Citations are the in-text identifications of other sources you have referred to in your document. Every work that has a citation in-text needs to have a corresponding reference in the reference list at the end of your document.
In an author-date style, such as the Academy of Management Journal, in-text citations usually require the name of the author(s) and the year of publication in parentheses.
Page numbers are included in the in-text citation if you have a direct quote, paraphrase a passage or you want to direct the reader to a specific page or pages. Use the following format - (Author(s), Year: Page number(s))
Two or more works by different authors within the same reference
Order authors alphabetically, separating each author (or group of authors) with a semi-colon.
Several studies (Adams, 1994; Bernstein, 1988; Celias, 2000a, 2000b) support this conclusion.
Multiple works by one author
Designate two or more works by one author (or by an identical group of authors) published in the same year by adding "a," "b," and so forth, after the year. See example above.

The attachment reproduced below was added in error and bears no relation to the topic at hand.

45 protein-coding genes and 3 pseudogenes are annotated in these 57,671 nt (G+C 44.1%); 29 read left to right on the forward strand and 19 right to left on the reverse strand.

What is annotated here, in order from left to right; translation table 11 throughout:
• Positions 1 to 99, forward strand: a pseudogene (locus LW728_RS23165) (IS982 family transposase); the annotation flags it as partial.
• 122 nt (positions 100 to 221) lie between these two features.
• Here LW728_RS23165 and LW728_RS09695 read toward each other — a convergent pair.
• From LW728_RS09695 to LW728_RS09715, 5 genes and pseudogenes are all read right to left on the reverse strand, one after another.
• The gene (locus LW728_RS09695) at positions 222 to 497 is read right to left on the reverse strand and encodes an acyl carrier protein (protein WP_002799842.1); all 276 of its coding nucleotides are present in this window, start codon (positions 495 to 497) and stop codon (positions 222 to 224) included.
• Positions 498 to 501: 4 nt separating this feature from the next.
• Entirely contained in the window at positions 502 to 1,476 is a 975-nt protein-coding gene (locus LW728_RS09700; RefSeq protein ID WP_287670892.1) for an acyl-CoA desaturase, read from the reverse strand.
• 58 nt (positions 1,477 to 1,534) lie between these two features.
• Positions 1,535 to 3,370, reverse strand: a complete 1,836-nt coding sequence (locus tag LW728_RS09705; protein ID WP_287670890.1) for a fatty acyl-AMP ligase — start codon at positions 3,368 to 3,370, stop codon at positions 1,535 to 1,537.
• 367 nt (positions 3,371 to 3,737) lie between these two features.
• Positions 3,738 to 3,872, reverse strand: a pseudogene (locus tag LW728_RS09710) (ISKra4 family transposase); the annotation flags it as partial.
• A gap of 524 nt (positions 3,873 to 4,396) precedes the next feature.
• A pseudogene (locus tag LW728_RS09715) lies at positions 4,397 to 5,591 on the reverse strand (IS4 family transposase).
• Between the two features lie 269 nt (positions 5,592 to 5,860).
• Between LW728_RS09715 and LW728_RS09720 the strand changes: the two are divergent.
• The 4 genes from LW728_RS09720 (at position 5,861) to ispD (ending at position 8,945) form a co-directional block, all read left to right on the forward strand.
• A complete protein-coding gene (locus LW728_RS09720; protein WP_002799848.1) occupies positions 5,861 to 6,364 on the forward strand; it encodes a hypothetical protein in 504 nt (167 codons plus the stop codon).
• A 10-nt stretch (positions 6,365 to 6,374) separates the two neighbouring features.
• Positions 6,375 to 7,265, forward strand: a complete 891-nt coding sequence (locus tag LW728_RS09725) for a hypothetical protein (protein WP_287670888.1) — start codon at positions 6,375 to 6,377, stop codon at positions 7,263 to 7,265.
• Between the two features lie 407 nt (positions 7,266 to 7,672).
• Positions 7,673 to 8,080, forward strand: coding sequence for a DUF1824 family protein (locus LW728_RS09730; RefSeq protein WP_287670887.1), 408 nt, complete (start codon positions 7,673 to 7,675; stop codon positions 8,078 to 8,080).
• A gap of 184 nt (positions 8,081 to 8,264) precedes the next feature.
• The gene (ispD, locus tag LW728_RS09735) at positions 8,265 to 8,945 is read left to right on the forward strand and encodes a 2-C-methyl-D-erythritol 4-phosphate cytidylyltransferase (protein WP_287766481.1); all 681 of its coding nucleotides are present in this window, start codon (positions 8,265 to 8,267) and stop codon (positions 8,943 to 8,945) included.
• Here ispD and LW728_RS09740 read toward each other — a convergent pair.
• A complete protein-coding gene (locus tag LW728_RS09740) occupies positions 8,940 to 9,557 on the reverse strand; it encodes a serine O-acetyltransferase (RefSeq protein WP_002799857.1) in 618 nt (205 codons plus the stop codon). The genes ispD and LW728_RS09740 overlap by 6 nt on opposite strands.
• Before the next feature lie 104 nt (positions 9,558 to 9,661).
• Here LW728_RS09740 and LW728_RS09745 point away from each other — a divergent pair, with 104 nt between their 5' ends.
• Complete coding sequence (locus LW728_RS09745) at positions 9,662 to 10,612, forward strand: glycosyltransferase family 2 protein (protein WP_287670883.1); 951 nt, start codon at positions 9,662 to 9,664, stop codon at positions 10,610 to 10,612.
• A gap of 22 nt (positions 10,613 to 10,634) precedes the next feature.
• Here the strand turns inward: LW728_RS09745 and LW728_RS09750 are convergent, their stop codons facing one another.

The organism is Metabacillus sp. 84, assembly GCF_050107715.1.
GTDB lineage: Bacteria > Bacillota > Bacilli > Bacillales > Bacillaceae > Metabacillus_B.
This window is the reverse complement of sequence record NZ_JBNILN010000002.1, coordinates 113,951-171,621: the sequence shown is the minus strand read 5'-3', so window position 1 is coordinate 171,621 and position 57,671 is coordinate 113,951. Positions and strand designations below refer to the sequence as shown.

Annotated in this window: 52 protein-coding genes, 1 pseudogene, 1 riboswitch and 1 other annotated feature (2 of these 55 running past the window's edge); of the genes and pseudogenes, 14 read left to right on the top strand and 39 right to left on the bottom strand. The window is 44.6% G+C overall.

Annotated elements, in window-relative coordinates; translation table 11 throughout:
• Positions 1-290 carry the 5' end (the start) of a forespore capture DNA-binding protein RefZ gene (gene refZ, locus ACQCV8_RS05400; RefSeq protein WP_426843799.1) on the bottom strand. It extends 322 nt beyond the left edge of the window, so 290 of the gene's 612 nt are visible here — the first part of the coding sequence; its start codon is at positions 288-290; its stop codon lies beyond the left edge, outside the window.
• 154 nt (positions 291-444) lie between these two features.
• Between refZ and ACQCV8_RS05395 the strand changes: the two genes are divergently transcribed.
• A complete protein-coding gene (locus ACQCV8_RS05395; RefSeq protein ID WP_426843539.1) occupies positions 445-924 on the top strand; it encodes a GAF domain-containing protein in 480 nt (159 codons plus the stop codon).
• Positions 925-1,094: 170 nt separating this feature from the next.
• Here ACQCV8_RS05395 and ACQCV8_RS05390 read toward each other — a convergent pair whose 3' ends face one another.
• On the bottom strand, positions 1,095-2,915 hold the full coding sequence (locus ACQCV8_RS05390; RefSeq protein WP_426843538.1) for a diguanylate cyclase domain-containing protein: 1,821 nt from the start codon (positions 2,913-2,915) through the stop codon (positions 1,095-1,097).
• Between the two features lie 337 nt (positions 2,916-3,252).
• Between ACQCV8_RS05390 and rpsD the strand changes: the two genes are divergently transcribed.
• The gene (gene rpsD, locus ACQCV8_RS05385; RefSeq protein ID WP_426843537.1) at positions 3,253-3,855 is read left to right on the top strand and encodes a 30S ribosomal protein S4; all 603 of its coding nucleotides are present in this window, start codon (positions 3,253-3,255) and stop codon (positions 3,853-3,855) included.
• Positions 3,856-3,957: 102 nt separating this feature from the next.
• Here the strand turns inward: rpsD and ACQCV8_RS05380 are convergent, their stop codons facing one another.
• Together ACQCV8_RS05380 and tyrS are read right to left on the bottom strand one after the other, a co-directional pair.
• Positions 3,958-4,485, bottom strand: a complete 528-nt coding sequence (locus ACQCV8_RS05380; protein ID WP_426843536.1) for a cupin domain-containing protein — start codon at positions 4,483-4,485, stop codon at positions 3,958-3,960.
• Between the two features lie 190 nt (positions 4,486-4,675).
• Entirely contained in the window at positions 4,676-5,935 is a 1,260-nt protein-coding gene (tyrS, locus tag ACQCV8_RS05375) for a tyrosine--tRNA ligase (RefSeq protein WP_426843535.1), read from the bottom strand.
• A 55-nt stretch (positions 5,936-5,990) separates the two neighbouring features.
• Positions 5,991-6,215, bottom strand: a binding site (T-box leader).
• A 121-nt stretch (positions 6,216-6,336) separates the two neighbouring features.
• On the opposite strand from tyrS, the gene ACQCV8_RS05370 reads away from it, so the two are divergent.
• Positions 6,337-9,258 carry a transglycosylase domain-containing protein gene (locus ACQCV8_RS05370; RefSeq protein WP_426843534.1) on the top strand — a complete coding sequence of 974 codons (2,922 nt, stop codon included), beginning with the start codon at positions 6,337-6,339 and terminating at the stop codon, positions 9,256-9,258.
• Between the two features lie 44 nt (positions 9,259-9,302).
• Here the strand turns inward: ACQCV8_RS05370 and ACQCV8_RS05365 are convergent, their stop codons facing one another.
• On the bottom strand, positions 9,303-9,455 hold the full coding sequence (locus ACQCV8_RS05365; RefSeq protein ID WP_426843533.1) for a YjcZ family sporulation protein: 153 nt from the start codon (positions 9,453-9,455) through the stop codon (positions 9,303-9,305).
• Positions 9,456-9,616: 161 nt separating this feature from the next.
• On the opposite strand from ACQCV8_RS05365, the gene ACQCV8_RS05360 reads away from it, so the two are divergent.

If a work has two authors, give both names every time you cite it.
For three through to six authors, give all the names the first time, then use "et al." in subsequent citations.
For seven or more authors, use "et al." for all citations, including the first. (Note: Ensure that the corresponding reference in the reference list contains all names).
If an article has no author, cite the journal title as author.
For reports, handbooks, and the like, cite the "corporate author" that produced the document.
If you have not seen the original work, but have been made aware of it through another reference (also known as a secondary source), name the original work and provide the citation for the secondary source in both the in-text citation and reference list.